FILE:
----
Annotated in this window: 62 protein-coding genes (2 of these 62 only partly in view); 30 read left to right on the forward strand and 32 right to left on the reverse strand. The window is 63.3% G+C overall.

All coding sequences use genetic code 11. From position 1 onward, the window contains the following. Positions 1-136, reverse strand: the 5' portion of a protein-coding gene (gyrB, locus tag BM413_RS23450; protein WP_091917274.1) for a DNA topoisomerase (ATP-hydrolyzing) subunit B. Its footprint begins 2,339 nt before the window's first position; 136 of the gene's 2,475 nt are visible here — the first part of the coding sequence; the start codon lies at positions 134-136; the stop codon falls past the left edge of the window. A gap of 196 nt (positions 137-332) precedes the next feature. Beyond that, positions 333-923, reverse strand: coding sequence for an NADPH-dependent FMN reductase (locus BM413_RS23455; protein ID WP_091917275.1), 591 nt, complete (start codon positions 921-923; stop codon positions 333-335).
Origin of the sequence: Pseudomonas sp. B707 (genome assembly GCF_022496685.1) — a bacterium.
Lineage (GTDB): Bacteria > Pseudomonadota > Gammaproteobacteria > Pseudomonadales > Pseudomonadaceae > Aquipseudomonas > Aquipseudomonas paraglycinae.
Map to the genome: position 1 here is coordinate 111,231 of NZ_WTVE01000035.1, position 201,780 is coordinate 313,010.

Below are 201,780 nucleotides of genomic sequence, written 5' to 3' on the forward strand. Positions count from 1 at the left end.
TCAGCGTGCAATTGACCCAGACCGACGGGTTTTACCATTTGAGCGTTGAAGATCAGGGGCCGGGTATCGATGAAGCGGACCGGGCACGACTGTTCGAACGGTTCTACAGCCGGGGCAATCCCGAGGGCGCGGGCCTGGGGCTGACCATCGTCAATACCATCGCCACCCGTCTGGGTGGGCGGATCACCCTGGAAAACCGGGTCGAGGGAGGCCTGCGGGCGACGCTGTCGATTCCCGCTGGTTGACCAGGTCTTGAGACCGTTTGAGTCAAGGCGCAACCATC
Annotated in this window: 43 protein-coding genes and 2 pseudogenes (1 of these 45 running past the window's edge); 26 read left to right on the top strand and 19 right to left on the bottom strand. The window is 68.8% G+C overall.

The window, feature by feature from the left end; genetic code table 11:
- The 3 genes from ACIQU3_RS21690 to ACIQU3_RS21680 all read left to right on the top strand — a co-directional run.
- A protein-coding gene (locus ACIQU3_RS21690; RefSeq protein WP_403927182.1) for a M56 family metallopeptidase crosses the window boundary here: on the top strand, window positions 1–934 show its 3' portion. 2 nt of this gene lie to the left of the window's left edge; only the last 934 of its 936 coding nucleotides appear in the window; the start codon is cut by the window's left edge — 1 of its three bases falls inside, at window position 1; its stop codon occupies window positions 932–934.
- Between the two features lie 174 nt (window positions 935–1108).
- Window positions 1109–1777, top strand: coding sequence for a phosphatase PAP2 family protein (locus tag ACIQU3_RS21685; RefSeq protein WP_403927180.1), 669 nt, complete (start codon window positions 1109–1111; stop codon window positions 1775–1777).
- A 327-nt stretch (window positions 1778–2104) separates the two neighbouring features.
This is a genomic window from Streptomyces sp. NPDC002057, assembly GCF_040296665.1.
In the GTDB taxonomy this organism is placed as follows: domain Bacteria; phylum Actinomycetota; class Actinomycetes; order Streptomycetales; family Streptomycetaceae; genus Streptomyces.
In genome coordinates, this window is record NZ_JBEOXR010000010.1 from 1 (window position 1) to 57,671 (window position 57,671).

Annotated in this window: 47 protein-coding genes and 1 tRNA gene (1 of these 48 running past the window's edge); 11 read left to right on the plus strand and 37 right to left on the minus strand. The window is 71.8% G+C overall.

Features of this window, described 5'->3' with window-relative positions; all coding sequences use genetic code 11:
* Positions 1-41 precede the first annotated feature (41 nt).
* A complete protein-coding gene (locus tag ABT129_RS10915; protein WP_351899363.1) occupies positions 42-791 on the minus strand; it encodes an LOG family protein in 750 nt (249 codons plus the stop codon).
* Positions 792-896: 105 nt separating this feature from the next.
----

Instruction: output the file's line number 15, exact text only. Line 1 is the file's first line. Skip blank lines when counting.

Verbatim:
This is a genomic window from Streptomyces sp. NPDC002057, assembly GCF_040296665.1.